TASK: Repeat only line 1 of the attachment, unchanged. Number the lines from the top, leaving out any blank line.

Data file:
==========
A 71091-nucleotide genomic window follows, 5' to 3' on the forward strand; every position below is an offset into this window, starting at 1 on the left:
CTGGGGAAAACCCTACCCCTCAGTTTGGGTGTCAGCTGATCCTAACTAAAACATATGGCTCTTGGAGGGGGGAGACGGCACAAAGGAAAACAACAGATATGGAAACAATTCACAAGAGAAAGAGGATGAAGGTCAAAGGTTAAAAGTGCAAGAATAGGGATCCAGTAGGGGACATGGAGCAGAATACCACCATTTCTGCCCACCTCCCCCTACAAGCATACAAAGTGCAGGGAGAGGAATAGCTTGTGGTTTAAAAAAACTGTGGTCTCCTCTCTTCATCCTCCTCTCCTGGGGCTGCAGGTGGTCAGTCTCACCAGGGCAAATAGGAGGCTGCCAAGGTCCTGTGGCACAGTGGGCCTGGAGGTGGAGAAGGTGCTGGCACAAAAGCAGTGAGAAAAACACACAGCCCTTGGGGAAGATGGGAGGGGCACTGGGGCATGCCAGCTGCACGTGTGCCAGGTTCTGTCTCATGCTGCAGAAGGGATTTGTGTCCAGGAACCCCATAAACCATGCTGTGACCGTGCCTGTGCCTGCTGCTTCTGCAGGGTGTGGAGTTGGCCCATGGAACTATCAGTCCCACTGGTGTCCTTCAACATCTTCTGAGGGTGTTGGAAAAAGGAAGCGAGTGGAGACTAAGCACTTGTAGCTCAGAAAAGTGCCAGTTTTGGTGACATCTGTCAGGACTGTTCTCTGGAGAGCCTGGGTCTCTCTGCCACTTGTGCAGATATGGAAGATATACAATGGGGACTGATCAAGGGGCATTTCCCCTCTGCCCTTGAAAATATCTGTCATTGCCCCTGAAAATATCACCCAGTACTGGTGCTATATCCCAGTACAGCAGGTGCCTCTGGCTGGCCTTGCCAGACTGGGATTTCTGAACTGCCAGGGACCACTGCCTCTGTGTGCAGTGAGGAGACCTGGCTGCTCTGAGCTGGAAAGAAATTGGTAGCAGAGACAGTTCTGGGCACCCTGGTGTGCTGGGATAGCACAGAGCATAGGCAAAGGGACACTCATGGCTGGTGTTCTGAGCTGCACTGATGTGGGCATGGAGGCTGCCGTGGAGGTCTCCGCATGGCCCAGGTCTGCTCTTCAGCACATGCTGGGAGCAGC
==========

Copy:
A 71091-nucleotide genomic window follows, 5' to 3' on the forward strand; every position below is an offset into this window, starting at 1 on the left: